the universe is expanding right and the further away from us the higher the velocity. So there would have to be a distance where the galaxies in that space have an outward velocity greater than the velocity of light so that their light would never reach us ( and we could possibly be living in a singularity ). But doesn't their gravity effect us ( gravity IS conservative isn't it) This would mean that the gravitons have to travel faster than the speed of light to reach us. Could anyone please enlighten me on this issue and try not to resort to hyperspace please.
    Oh? Why does it *have* to have a recessional velocity greater than light?

    An object possessing mass - in this case a hypothetical, early, receding Galaxy - would *never* achieve C. What occurs is a simple asymptotic relationship. It would approach C fractionally closer and closer, but never achieve it.
    *Welcome, my friends, to the show that never ends*
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  37. #36 Re: would gravitons have a velocity greater then photons?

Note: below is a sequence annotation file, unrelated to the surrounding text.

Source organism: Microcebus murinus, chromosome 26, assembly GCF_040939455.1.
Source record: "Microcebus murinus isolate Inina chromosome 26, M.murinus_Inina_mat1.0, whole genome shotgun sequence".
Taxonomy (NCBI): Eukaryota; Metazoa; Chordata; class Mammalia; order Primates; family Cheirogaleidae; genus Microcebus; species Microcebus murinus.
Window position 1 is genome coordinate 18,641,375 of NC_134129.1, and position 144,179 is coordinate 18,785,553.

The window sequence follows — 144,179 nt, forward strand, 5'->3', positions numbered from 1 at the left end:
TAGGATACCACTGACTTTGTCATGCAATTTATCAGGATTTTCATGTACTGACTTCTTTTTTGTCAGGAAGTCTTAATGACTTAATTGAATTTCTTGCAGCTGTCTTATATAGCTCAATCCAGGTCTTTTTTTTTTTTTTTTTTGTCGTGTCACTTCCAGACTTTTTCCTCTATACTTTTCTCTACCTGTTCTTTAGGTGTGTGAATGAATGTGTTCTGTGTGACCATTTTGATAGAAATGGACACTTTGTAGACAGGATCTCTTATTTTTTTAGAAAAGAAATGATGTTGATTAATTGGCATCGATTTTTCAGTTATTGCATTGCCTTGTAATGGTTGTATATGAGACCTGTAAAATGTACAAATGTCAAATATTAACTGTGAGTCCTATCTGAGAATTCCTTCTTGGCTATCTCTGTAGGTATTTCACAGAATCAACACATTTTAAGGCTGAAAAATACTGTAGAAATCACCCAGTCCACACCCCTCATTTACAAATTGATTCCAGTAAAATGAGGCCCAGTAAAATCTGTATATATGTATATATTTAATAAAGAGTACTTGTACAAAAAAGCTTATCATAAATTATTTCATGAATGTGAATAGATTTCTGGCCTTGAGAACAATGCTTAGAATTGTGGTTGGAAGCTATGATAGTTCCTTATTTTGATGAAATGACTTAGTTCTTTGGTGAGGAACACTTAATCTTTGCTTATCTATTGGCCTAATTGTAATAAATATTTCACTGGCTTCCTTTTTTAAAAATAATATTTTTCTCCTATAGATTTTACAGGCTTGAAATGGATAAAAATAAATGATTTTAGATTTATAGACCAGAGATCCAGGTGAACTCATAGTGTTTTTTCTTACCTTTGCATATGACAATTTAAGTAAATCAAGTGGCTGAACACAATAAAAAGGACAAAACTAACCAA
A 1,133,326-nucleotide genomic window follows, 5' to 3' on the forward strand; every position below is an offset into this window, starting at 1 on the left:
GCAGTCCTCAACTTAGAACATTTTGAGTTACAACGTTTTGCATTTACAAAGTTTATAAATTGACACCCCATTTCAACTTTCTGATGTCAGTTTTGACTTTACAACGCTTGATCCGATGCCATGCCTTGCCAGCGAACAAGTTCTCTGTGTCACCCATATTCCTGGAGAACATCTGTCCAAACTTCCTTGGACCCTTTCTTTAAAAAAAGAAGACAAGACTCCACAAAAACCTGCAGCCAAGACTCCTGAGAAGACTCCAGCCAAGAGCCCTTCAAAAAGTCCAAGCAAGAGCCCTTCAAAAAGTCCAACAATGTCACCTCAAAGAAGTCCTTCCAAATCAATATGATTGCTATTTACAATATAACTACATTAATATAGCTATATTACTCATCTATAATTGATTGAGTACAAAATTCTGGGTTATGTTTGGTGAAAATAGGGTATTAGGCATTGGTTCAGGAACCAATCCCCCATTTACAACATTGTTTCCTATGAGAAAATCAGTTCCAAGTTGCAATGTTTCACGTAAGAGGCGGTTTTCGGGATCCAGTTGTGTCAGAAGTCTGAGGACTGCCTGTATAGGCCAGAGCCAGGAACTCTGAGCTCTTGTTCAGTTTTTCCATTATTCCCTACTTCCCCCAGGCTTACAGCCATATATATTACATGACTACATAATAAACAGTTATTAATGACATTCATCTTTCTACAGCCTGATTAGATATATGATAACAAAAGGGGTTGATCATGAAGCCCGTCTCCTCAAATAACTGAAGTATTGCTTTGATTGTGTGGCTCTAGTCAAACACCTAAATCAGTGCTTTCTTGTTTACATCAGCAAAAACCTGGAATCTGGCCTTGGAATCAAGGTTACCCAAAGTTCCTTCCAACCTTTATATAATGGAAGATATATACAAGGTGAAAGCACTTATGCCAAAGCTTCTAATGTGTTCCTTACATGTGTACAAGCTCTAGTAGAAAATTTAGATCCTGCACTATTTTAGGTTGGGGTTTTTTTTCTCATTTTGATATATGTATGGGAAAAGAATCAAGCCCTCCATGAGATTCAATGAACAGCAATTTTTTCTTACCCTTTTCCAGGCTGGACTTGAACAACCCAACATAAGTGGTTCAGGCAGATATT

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    Quote Originally Posted by mitchellmckain
    Although the inflation theories talk of a superluminal expansion during the early universe I don't think the acceleration of universe expansion means that the speed of recession will exceed the speed of light.
    Are you sure about this Mitchell? I have tended to avoid cosmology, since I find the fairy stories I was told as a child generally more convincing and more firmly rooted in fact. That said, I was under the impression that the superluminal expansion was postulated to have occured faster than light - the clue is in the name: superluminal. Can you comment please.
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  38. #37 Re: would gravitons have a velocity greater then photons? 
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    Quote Originally Posted by Ophiolite
    Quote Originally Posted by mitchellmckain
    Although the inflation theories talk of a superluminal expansion during the early universe I don't think the acceleration of universe expansion means that the speed of recession will exceed the speed of light.
    Are you sure about this Mitchell? I have tended to avoid cosmology, since I find the fairy stories I was told as a child generally more convincing and more firmly rooted in fact. That said, I was under the impression that the superluminal expansion was postulated to have occured faster than light - the clue is in the name: superluminal. Can you comment please.